Last week a short article was making the rounds on social media. The article was about how women in the Obama administration managed to make their voices heard. The interviewees in the article noted that initially it was difficult to even get into the important meetings. And, when they did get into the meetings they were often overlooked. Or their ideas were not heard and credited as theirs.
|Peggy accurately captures my feelings.|
So they made a plan.
The women got together (hello, shine theory!) and decided that each time a woman made a suggestion in a meeting other women would repeat her suggestion while naming her and giving credit.
There they were: women boosting other women’s ideas and demonstrating how to give credit where credit is due. Think of it as amplification.
I love this idea, and since I read the article I have been thinking about how to bring this more deliberately into my practice in scholarly writing. So here is the beginning of a list of ways to amplify work by women and other marginalized people:
I often make an effort to write two lines of argumentation into one paper. Rather than being confusing (two thesis statements?!) this is fun and political. Here’s what I mean: I regularly make an effort to cite friends, peers, colleagues, and mentors in my paper if their thinking is relevant to the work I am doing. I’ve done this since I was a graduate student, and I learned the practice from some of my mentors who thanks me and other students in the acknowledgements of their books. Now, I go out of my way to reference the intellectual work of women when I speak publicly and write. It’s my academic version of Le Tigre’s anthem Hot Topic.
If you’re on advisory committees or in department meetings or have any opportunity to influence who gets brought to your campus then speak up! Bring in women. Bring in women of colour. Bring in Indigenous women. Bring in differently abled women. Bring in trans people. In fact, bring them into your classroom! Skype and google hangout are free. Departments often have some sort of funds for guest lecturers. Getting invited to speak, getting paid for your public thinking, and getting your work introduced to a new group of people is invaluable. So speak up and suggest names when you have the opportunity to do so!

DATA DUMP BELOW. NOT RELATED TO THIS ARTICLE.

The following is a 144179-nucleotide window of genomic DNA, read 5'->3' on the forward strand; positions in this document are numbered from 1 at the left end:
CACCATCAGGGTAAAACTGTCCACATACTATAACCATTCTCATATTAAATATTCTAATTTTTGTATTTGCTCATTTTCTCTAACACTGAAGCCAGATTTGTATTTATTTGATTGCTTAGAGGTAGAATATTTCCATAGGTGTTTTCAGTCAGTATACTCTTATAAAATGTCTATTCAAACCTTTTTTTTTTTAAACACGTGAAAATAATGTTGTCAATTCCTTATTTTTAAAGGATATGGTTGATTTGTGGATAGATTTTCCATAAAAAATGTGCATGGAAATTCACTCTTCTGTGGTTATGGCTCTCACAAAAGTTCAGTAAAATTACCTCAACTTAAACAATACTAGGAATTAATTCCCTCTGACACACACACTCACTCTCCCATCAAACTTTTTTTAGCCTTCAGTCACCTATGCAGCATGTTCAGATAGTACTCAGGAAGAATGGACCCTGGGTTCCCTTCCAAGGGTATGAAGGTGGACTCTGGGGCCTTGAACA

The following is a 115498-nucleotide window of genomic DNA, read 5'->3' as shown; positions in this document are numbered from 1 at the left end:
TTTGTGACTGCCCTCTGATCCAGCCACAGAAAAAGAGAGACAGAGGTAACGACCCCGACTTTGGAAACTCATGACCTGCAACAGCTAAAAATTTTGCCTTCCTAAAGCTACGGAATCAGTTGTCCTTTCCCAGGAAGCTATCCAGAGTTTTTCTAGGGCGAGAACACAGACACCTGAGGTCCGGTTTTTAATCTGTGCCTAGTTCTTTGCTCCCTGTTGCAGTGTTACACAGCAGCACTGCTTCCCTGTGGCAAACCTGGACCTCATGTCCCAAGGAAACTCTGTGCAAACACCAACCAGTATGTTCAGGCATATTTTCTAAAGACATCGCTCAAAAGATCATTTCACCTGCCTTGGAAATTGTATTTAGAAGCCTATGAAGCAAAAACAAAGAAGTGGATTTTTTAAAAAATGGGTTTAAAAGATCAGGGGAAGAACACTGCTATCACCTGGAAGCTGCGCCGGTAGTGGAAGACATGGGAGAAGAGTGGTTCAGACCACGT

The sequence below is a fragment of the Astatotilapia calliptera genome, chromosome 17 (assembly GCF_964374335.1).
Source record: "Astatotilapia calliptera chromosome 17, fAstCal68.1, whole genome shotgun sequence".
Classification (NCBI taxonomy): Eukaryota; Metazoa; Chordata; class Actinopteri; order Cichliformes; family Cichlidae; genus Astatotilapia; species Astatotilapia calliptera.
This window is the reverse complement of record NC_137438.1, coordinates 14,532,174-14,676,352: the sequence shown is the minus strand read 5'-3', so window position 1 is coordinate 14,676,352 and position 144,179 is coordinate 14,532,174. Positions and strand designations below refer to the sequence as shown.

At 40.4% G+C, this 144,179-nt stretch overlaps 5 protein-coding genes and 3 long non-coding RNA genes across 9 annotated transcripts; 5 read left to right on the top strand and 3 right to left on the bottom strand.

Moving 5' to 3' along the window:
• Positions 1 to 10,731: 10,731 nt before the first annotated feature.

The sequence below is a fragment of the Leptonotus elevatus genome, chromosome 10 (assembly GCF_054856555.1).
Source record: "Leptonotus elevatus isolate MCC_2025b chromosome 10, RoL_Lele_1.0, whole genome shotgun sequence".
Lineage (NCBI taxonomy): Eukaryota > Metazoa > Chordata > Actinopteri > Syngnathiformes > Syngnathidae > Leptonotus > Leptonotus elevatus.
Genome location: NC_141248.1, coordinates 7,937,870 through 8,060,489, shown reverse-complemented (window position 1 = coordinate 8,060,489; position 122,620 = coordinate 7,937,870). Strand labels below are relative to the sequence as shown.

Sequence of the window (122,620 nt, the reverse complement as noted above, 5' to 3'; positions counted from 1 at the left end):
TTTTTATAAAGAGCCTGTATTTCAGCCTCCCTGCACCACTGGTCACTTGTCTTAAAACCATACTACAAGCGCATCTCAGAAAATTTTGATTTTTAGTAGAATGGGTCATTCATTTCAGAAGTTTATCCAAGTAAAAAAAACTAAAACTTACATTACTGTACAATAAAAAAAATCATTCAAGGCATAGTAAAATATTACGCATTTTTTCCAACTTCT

In one of my other writing lives I chair the board of Canadian Women in the Literary Arts aka CWILA. Every year we do a gender audit of book review culture in Canada and one of the things we’ve found that doesn’t show up in the metrics (yet) is that reviews matter in terms of how books and ideas circulate. You know: buzz. It is a real thing. And here is something I have found, though again anecdotally: there’s not as much buzz around academic writing by women and other Others. So pitch book reviews! And feel good about the crucial contribution you’re making to a richer, more diverse and representative discourse of writing happening in academic circles. Hype books you’re excited about (I for one cannot wait for Professor Karina Vernon’s book to come out, for example). And speaking of hype…
When you’re in a conference Q&A or sitting in the department lunchroom talking to colleagues or speaking with graduate students and the inevitable “do you have a text to recommend?” question comes up… recommend with relish and enthusiasm and care! Reference diverse work in your lectures! In your conversations! And…in order to do this, challenge yourself to keep a current sense of new and archival work by to draw on. When’s the last time you had Mary Ann Shadd on your early Canadian Literature syllabus, for example? Or what about Tanya Lukin Linklater‘s work on your Performance Studies syllabus? Referencing and referring feels awesome and it is awesome.